Owner Dashboard

The owner dashboard (dashboard.owner.com) is a large SPA application (25 top level pages) written in Vue and Vuex. This system acts as the CMS for restaurant owners to modify everything about their online presence.

This application is designed as a one-stop-shop for anything a restaurant owner would like to do, including but not limited to

  • Update website
    • Events
    • Pages
    • Custom Forms
  • Modify menus, items, modifiers, and coupons
  • View and modify (refund and charge) orders
  • Manage user reviews
  • Manage job applications
  • Manage connected devices (in store tablets)
  • Modify store hours
  • Modify subscription
  • Modify data within external services (Google my Business)
  • Integrate and update connected domains
  • Run and export built in and custom reports for orders, taxes, customer acquisition rates, etc...

When I started working on this project (July 2021) we had an application that worked, but was not modern or polished.

Owner Dash July 2021

Key issues and solutions

Informal presentation

In general, our audience is not part of a crowd that wants to view their financial data with a playful font and heart eyes icons.

The hierarchical structure of the navigation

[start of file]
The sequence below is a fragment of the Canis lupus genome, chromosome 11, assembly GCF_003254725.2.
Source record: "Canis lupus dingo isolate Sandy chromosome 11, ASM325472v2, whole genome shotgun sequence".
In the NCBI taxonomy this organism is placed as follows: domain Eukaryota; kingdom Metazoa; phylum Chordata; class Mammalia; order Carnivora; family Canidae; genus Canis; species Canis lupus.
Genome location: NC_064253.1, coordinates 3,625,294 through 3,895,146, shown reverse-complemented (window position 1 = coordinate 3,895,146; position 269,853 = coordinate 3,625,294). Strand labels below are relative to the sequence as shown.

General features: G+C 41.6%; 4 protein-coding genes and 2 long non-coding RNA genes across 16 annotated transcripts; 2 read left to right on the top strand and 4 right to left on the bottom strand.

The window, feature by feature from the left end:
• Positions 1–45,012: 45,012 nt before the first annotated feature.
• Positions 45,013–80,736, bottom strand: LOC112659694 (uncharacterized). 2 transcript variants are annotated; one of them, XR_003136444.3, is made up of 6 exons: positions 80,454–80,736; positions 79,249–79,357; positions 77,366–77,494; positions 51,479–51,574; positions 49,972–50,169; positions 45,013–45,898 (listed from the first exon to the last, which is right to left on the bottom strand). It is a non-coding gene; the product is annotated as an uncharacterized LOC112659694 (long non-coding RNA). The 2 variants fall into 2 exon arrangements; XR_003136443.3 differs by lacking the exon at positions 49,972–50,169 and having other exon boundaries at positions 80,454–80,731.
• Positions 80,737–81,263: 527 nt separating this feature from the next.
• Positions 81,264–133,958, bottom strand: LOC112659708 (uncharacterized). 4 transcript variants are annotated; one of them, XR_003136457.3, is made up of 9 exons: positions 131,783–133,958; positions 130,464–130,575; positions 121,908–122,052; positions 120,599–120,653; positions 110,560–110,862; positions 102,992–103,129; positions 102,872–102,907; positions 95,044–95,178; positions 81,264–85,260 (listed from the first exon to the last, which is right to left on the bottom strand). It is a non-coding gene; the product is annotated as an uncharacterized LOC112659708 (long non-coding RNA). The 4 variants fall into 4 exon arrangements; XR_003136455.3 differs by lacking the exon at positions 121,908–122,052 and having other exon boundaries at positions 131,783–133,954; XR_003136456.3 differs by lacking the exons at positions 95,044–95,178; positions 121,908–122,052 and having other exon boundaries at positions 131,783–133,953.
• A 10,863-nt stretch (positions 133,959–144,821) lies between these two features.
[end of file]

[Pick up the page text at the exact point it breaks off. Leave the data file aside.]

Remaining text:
The dashboard was not structured in an intuitive way. We came to realize that most of our users thought of locations as a part of the brand, not as an entity itself. The location list with links on the side of the navigation did not scale as multiple locations were added, nor did our users understand the hierarchy there.

To fix this we implemented a component to manage brand and location selection at the top (highlighted with the red arrow)

Fixing navigation structure

This structure allows us to maintain a specific top level navigation and the page changes filter context depending on the state of what is currently selected in the brand/location selector.

High information density

Many pages we had (such as the one displayed above) had high information density and information hierarchy issues. The following image shows some of these issues

Info Density

In this image we take different types of data and overlay a common z scanning pattern people use to view information dense pages. Not only is there a lot of information here which does not follow any sort of information hierarchy, but the scanning pattern highlights 6 different instances of context switching on this page alone. Through my time here I've spent quite a bit of time working with our designers to highlight and mitigate these issues. If you take a look at the new email builder (more in depth details about the builders coming soon) we see another page with quite a bit of information but a wonderful hierarchy and management of the complexity. Our designer (Rob Swift) deserves a tremendous amount of credit for helping clean this up and bring the designs to this level.